Limitations in our method are the 2.5-D system and the assumption of a constant amplitude of the shear flow. The real CME reconnection outflow layer is accelerating and decelerating, probably rotating and expanding, which may result in discrepancy at time t3 between the large-scale structure observed in SDO/AIA images and the simulations. It is still possible that with ΔV taken as the average value of 680kms−1 inferred from the observations, the sheath B-field values of ∼ 10 G are acceptable solutions. However, by requiring a reasonable match (similar to simulations shown in Figure 2) with the CME pear-shape at t3, we are quite conservative in our estimation of the allowed B-field and require ΔV≈770kms−1. Moreover, the KH shape at t3 is inconsistent with the ϕ1tilt values greater than 10°. It therefore may be possible that in the real CME ejecta layer, the B-field is (i) initially more aligned with the accelerating flow and (ii) as the CME expands the B-field becomes more perpendicular. This evolution in B-field is very probable and is supported by evidence in the observations [Foullon et al., 2013]: (i) The first geometry follows the premise of the field being first a reconnection jet field, therefore, more aligned with the flow. (ii) The second geometry would be an indication that the field lines are still anchored at the Sun as this is the early stage of the eruption in the low corona within a “closed” active region. The field lines would tend to be more horizontal with the surface as the ejecta expands, therefore, perpendicular to the flow.
 Our simulations also reveal hidden dynamics and structure of the CME ejecta layer: we observed plasma mixing via reconnection in the vortices and a brighter intensity “halo” in the SDO/AIA instrument response to the simulations, which corresponds to regions with reduced density and B-field resulting in depression of thermal, magnetic and total pressure. The plasma fluid elements were sucked into low pressure centers within the KH vortex. In the real CME, the mixing of plasma in addition to reconnection in the vortices, may happen also via ion diffusion [Fujimoto and Terasawa, 1994; Cowee et al., 2010].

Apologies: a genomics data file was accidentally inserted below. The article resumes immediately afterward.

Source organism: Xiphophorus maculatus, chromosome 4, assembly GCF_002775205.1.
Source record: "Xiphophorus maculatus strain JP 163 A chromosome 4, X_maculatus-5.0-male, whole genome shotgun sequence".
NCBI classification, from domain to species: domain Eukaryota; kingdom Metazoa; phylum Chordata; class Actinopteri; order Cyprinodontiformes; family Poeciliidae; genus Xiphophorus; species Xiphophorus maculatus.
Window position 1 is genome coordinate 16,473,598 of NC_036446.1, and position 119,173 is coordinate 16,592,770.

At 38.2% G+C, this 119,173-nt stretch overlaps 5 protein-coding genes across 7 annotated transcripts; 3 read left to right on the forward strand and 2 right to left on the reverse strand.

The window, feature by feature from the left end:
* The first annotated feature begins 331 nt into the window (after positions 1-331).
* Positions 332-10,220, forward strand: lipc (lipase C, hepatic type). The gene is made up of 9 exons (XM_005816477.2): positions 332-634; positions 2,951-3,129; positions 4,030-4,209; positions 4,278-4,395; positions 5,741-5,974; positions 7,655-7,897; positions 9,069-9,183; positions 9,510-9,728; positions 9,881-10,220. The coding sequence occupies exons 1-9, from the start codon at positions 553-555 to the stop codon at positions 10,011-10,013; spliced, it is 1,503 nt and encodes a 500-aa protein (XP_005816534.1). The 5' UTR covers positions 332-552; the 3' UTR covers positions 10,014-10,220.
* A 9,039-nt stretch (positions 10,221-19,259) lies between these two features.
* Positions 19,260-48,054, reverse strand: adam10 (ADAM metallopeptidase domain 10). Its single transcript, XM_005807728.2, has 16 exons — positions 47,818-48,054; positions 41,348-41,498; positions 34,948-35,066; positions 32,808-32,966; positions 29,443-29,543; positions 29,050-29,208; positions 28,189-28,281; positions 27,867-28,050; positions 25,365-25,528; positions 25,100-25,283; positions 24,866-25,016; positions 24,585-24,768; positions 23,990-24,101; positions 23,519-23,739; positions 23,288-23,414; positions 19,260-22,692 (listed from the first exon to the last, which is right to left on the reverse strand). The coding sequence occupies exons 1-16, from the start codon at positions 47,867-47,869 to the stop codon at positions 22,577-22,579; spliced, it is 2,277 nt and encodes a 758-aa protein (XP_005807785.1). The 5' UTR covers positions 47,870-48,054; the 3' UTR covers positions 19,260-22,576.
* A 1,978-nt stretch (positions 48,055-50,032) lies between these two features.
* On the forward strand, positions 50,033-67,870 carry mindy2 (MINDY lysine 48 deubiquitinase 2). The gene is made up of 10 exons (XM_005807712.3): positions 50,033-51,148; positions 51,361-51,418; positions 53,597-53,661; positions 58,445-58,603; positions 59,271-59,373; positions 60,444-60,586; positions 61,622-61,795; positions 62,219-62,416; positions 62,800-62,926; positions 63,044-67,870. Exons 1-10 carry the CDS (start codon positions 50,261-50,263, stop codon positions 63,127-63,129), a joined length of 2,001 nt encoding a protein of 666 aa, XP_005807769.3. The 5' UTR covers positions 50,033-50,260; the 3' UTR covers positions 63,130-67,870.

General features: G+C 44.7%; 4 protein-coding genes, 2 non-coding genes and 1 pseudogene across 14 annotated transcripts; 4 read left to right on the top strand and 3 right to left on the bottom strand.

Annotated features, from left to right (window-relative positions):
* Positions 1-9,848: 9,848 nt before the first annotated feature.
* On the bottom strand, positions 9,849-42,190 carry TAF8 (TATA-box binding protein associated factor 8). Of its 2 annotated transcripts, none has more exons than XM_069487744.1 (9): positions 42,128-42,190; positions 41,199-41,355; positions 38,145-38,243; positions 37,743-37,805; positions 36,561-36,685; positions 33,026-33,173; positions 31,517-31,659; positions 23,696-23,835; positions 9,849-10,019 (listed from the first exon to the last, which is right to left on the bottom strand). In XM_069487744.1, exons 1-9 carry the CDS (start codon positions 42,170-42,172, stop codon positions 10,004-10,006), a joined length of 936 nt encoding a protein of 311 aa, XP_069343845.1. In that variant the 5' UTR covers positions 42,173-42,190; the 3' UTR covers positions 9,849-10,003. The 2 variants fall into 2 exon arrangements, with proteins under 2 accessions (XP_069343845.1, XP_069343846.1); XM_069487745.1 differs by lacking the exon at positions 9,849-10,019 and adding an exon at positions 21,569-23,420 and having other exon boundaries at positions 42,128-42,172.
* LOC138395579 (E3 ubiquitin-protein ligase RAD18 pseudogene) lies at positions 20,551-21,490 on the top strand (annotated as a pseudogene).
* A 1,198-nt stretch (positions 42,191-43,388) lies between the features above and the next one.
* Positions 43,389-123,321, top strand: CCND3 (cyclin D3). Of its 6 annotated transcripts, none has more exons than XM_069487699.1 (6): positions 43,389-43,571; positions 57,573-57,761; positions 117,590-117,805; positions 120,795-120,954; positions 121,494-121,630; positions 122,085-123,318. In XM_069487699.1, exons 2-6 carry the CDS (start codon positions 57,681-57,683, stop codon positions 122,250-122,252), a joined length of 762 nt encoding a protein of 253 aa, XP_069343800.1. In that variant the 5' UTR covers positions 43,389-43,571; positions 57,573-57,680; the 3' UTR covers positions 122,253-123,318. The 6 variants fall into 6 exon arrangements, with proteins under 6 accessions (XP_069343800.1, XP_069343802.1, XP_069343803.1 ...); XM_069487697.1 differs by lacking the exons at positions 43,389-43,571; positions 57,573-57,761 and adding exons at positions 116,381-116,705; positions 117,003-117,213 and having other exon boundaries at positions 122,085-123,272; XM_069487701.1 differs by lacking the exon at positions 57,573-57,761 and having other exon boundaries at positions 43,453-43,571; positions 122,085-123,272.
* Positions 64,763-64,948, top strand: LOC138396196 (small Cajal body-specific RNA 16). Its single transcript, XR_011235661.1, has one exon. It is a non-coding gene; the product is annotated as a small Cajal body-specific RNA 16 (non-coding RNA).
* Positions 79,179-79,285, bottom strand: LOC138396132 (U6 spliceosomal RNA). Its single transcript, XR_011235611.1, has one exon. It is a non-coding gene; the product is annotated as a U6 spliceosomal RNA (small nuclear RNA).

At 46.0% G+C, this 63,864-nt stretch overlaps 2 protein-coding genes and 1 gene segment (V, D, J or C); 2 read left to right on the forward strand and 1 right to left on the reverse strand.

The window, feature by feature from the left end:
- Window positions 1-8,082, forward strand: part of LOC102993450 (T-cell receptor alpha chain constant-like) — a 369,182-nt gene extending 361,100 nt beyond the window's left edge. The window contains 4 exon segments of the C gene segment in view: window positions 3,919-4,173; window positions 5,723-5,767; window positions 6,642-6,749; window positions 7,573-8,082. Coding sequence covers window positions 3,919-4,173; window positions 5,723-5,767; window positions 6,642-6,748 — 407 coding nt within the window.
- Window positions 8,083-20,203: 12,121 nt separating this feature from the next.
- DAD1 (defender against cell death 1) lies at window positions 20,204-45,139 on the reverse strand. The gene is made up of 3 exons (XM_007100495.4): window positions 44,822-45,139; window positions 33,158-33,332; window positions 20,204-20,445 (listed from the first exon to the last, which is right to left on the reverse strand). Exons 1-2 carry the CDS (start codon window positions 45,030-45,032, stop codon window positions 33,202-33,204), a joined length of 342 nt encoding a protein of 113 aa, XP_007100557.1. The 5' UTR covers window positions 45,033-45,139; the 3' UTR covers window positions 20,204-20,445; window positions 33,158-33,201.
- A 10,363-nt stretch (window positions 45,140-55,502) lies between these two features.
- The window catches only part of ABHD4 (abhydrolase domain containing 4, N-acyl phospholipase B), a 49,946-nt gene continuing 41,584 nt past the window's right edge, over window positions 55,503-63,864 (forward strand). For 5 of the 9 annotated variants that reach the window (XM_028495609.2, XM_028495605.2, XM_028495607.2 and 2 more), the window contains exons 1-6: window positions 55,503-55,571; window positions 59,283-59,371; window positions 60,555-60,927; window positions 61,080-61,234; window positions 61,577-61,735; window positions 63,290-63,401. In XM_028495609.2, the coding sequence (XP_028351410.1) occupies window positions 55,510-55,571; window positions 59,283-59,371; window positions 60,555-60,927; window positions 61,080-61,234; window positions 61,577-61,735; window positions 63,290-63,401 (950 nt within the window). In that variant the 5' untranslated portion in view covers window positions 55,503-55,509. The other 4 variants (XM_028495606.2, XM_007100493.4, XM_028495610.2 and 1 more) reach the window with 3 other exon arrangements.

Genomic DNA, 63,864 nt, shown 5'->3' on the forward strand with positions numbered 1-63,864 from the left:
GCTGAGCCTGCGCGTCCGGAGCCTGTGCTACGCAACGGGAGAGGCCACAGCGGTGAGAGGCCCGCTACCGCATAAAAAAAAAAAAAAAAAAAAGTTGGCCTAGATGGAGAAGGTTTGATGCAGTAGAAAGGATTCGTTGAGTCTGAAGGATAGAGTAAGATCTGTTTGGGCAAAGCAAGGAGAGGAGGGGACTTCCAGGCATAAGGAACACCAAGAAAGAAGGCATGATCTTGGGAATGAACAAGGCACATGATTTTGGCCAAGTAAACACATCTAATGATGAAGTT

The presented results are the first ever indirect determination of the B-field strength and orientation in the CME reconnection outflow layer, and it will be important to expand this study also to other observed KH events for different plasma conditions. For the present conditions, the KH waves are only observed in the 11 MK temperature channel (131Å), and when the plasma betas, β, for 10–11 G (8–9 G) sheath (ejecta) fields are 0.22–0.18 (0.86–0.66) (see Table 1). The compressible effects and magnetic tension forces contribute to the stabilization of the KHI [e.g. Miura and Pritchett, 1982]. The best match with the observations is obtained for magnetoacoustic Mach numbers and for Alfvén Mach numbers, along KH wave vector k, . If the allowed ranges of β, Mf, and MA,k are the determining factors for the KH growth on the CME surface, then the trend in the simulations indicates that events with (i) higher (lower) plasma pressure could favor KHI for higher (lower) B-field strength, and the events with (ii) higher (lower) plasma velocity could favor events with higher (lower) temperature, B-field strength, and tilt angle. Finally the CME size and the coexistence of a longer wavelength mode are determining factors for the finite number of KH ripples.
 K.N.'s work was supported by NSF grant 0847120. C.F. acknowledges financial support from STFC under her Advanced Fellowship ST/I003649/1. The original 2.5-D MHD code was developed by A. Otto. The authors acknowledge the support by the International Space Science Institute (ISSI) and discussions within the ISSI Team 214 on Flow-Driven Instabilities of the Sun-Earth System.
 The editor thanks an anonymous reviewer for assistance in evaluating this manuscript.